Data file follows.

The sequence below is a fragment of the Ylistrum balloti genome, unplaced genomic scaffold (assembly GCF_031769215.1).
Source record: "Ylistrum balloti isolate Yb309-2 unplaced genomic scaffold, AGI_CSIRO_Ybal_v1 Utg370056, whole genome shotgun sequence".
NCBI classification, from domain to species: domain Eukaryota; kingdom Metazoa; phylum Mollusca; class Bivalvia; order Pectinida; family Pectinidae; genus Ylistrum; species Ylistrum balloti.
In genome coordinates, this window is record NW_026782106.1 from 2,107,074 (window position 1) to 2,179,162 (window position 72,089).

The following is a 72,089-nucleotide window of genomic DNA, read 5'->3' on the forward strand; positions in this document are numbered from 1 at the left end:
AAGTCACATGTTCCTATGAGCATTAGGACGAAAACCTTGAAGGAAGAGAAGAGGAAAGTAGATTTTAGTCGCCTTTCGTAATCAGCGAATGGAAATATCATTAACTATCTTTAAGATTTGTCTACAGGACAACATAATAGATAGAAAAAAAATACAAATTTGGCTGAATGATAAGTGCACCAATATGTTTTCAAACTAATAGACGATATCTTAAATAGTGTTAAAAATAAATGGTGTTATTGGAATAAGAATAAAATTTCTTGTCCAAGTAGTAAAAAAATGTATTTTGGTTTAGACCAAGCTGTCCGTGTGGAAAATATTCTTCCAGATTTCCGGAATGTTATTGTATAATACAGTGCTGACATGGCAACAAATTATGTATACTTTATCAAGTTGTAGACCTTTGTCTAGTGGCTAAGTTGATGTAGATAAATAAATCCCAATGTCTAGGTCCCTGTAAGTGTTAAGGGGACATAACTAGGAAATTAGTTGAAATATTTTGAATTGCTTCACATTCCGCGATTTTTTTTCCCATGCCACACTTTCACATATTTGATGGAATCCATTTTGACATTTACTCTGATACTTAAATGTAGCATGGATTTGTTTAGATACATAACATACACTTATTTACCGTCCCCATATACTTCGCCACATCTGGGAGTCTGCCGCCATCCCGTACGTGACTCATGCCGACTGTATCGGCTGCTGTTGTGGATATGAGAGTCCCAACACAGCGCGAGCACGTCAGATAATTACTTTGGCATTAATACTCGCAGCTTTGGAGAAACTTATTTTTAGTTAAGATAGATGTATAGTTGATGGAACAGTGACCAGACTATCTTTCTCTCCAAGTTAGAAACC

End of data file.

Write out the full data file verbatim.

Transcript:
The sequence below is a fragment of the Ylistrum balloti genome, unplaced genomic scaffold (assembly GCF_031769215.1).
Source record: "Ylistrum balloti isolate Yb309-2 unplaced genomic scaffold, AGI_CSIRO_Ybal_v1 Utg370056, whole genome shotgun sequence".
NCBI classification, from domain to species: domain Eukaryota; kingdom Metazoa; phylum Mollusca; class Bivalvia; order Pectinida; family Pectinidae; genus Ylistrum; species Ylistrum balloti.
In genome coordinates, this window is record NW_026782106.1 from 2,107,074 (window position 1) to 2,179,162 (window position 72,089).

The following is a 72,089-nucleotide window of genomic DNA, read 5'->3' on the forward strand; positions in this document are numbered from 1 at the left end:
AAGTCACATGTTCCTATGAGCATTAGGACGAAAACCTTGAAGGAAGAGAAGAGGAAAGTAGATTTTAGTCGCCTTTCGTAATCAGCGAATGGAAATATCATTAACTATCTTTAAGATTTGTCTACAGGACAACATAATAGATAGAAAAAAAATACAAATTTGGCTGAATGATAAGTGCACCAATATGTTTTCAAACTAATAGACGATATCTTAAATAGTGTTAAAAATAAATGGTGTTATTGGAATAAGAATAAAATTTCTTGTCCAAGTAGTAAAAAAATGTATTTTGGTTTAGACCAAGCTGTCCGTGTGGAAAATATTCTTCCAGATTTCCGGAATGTTATTGTATAATACAGTGCTGACATGGCAACAAATTATGTATACTTTATCAAGTTGTAGACCTTTGTCTAGTGGCTAAGTTGATGTAGATAAATAAATCCCAATGTCTAGGTCCCTGTAAGTGTTAAGGGGACATAACTAGGAAATTAGTTGAAATATTTTGAATTGCTTCACATTCCGCGATTTTTTTTCCCATGCCACACTTTCACATATTTGATGGAATCCATTTTGACATTTACTCTGATACTTAAATGTAGCATGGATTTGTTTAGATACATAACATACACTTATTTACCGTCCCCATATACTTCGCCACATCTGGGAGTCTGCCGCCATCCCGTACGTGACTCATGCCGACTGTATCGGCTGCTGTTGTGGATATGAGAGTCCCAACACAGCGCGAGCACGTCAGATAATTACTTTGGCATTAATACTCGCAGCTTTGGAGAAACTTATTTTTAGTTAAGATAGATGTATAGTTGATGGAACAGTGACCAGACTATCTTTCTCTCCAAGTTAGAAACC